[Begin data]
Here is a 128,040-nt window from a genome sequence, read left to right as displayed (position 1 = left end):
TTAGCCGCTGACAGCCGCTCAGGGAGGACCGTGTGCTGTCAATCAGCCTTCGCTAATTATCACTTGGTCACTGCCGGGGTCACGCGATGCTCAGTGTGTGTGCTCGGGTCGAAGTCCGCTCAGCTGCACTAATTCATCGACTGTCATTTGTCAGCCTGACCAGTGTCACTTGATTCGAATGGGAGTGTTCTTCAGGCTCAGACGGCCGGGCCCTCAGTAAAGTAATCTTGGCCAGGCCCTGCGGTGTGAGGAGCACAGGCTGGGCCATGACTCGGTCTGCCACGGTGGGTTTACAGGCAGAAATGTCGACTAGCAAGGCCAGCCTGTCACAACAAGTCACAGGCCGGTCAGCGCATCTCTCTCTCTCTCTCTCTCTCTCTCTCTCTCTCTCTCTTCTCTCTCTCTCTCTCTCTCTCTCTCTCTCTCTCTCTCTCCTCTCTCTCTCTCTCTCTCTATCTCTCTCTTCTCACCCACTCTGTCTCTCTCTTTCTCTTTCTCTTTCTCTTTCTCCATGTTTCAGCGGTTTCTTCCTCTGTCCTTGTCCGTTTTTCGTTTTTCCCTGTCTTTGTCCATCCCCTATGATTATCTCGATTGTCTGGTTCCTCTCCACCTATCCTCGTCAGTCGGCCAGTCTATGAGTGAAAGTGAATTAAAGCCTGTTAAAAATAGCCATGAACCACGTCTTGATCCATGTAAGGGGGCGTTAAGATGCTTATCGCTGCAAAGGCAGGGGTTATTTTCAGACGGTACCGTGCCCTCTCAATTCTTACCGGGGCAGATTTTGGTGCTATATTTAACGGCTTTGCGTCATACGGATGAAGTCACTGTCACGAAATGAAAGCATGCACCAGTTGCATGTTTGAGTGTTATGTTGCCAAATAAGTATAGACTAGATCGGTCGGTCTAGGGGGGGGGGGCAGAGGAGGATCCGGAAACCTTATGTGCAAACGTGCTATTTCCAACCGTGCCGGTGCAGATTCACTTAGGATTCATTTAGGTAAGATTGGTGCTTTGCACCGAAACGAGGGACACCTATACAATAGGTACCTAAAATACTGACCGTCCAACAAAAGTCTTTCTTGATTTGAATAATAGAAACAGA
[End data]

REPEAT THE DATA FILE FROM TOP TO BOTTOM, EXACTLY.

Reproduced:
Here is a 128,040-nt window from a genome sequence, read left to right as displayed (position 1 = left end):
TTAGCCGCTGACAGCCGCTCAGGGAGGACCGTGTGCTGTCAATCAGCCTTCGCTAATTATCACTTGGTCACTGCCGGGGTCACGCGATGCTCAGTGTGTGTGCTCGGGTCGAAGTCCGCTCAGCTGCACTAATTCATCGACTGTCATTTGTCAGCCTGACCAGTGTCACTTGATTCGAATGGGAGTGTTCTTCAGGCTCAGACGGCCGGGCCCTCAGTAAAGTAATCTTGGCCAGGCCCTGCGGTGTGAGGAGCACAGGCTGGGCCATGACTCGGTCTGCCACGGTGGGTTTACAGGCAGAAATGTCGACTAGCAAGGCCAGCCTGTCACAACAAGTCACAGGCCGGTCAGCGCATCTCTCTCTCTCTCTCTCTCTCTCTCTCTCTCTCTCTCTTCTCTCTCTCTCTCTCTCTCTCTCTCTCTCTCTCTCTCTCCTCTCTCTCTCTCTCTCTCTATCTCTCTCTTCTCACCCACTCTGTCTCTCTCTTTCTCTTTCTCTTTCTCTTTCTCCATGTTTCAGCGGTTTCTTCCTCTGTCCTTGTCCGTTTTTCGTTTTTCCCTGTCTTTGTCCATCCCCTATGATTATCTCGATTGTCTGGTTCCTCTCCACCTATCCTCGTCAGTCGGCCAGTCTATGAGTGAAAGTGAATTAAAGCCTGTTAAAAATAGCCATGAACCACGTCTTGATCCATGTAAGGGGGCGTTAAGATGCTTATCGCTGCAAAGGCAGGGGTTATTTTCAGACGGTACCGTGCCCTCTCAATTCTTACCGGGGCAGATTTTGGTGCTATATTTAACGGCTTTGCGTCATACGGATGAAGTCACTGTCACGAAATGAAAGCATGCACCAGTTGCATGTTTGAGTGTTATGTTGCCAAATAAGTATAGACTAGATCGGTCGGTCTAGGGGGGGGGGGCAGAGGAGGATCCGGAAACCTTATGTGCAAACGTGCTATTTCCAACCGTGCCGGTGCAGATTCACTTAGGATTCATTTAGGTAAGATTGGTGCTTTGCACCGAAACGAGGGACACCTATACAATAGGTACCTAAAATACTGACCGTCCAACAAAAGTCTTTCTTGATTTGAATAATAGAAACAGA